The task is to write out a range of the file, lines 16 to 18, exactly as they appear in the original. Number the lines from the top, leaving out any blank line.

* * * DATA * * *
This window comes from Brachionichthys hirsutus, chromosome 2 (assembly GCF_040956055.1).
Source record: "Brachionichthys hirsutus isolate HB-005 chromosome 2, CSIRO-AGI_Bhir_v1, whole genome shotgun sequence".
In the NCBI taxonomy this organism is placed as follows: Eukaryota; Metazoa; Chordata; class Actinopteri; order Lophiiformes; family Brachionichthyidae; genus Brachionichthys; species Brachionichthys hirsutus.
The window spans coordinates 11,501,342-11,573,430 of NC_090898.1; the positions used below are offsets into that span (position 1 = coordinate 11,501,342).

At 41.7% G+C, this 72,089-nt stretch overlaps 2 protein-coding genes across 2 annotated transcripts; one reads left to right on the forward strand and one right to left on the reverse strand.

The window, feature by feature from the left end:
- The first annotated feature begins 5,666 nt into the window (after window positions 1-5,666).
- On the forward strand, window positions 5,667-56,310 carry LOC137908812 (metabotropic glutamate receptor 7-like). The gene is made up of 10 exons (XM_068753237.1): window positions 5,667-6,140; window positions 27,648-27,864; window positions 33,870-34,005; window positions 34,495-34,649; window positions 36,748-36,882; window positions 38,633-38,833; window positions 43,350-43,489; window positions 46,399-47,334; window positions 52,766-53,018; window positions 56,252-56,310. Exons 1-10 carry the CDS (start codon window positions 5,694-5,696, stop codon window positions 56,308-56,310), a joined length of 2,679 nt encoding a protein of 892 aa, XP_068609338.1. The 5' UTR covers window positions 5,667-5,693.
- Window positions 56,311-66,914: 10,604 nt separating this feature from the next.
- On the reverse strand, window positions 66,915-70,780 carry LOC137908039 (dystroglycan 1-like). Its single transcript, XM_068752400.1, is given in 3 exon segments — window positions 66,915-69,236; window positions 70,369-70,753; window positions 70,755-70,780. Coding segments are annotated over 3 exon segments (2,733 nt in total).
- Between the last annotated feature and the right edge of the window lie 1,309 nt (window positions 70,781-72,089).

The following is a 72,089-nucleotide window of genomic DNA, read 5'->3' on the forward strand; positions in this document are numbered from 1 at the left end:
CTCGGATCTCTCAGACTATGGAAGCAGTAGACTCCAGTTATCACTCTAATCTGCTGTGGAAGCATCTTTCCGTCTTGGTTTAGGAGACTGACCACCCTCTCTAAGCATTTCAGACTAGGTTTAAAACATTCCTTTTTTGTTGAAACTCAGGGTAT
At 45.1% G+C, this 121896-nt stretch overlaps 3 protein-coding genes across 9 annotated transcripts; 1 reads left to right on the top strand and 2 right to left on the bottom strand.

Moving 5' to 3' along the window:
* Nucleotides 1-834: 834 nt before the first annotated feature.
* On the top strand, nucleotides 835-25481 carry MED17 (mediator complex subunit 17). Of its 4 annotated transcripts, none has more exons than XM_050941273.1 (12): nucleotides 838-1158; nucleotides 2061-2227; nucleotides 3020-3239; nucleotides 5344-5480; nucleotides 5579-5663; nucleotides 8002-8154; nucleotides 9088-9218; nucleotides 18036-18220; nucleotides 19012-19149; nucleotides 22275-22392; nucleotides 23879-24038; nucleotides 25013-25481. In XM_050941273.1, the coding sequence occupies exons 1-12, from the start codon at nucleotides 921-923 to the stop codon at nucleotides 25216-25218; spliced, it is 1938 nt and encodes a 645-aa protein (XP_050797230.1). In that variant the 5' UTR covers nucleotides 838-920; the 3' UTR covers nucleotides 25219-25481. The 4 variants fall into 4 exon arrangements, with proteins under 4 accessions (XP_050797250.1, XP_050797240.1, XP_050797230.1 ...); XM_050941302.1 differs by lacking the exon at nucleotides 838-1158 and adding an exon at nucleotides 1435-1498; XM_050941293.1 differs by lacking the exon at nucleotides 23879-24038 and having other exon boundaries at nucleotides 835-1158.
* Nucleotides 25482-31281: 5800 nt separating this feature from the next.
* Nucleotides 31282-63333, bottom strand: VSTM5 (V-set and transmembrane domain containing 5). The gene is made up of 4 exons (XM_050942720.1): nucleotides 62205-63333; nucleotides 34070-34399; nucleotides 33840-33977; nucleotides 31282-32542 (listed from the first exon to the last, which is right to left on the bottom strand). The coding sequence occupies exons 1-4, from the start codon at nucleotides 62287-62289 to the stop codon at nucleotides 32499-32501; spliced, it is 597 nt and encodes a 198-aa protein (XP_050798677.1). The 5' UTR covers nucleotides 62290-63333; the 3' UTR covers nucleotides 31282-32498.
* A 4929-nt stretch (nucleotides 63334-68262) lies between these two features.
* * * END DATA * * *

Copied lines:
* Nucleotides 1-834: 834 nt before the first annotated feature.
* On the top strand, nucleotides 835-25481 carry MED17 (mediator complex subunit 17). Of its 4 annotated transcripts, none has more exons than XM_050941273.1 (12): nucleotides 838-1158; nucleotides 2061-2227; nucleotides 3020-3239; nucleotides 5344-5480; nucleotides 5579-5663; nucleotides 8002-8154; nucleotides 9088-9218; nucleotides 18036-18220; nucleotides 19012-19149; nucleotides 22275-22392; nucleotides 23879-24038; nucleotides 25013-25481. In XM_050941273.1, the coding sequence occupies exons 1-12, from the start codon at nucleotides 921-923 to the stop codon at nucleotides 25216-25218; spliced, it is 1938 nt and encodes a 645-aa protein (XP_050797230.1). In that variant the 5' UTR covers nucleotides 838-920; the 3' UTR covers nucleotides 25219-25481. The 4 variants fall into 4 exon arrangements, with proteins under 4 accessions (XP_050797250.1, XP_050797240.1, XP_050797230.1 ...); XM_050941302.1 differs by lacking the exon at nucleotides 838-1158 and adding an exon at nucleotides 1435-1498; XM_050941293.1 differs by lacking the exon at nucleotides 23879-24038 and having other exon boundaries at nucleotides 835-1158.
* Nucleotides 25482-31281: 5800 nt separating this feature from the next.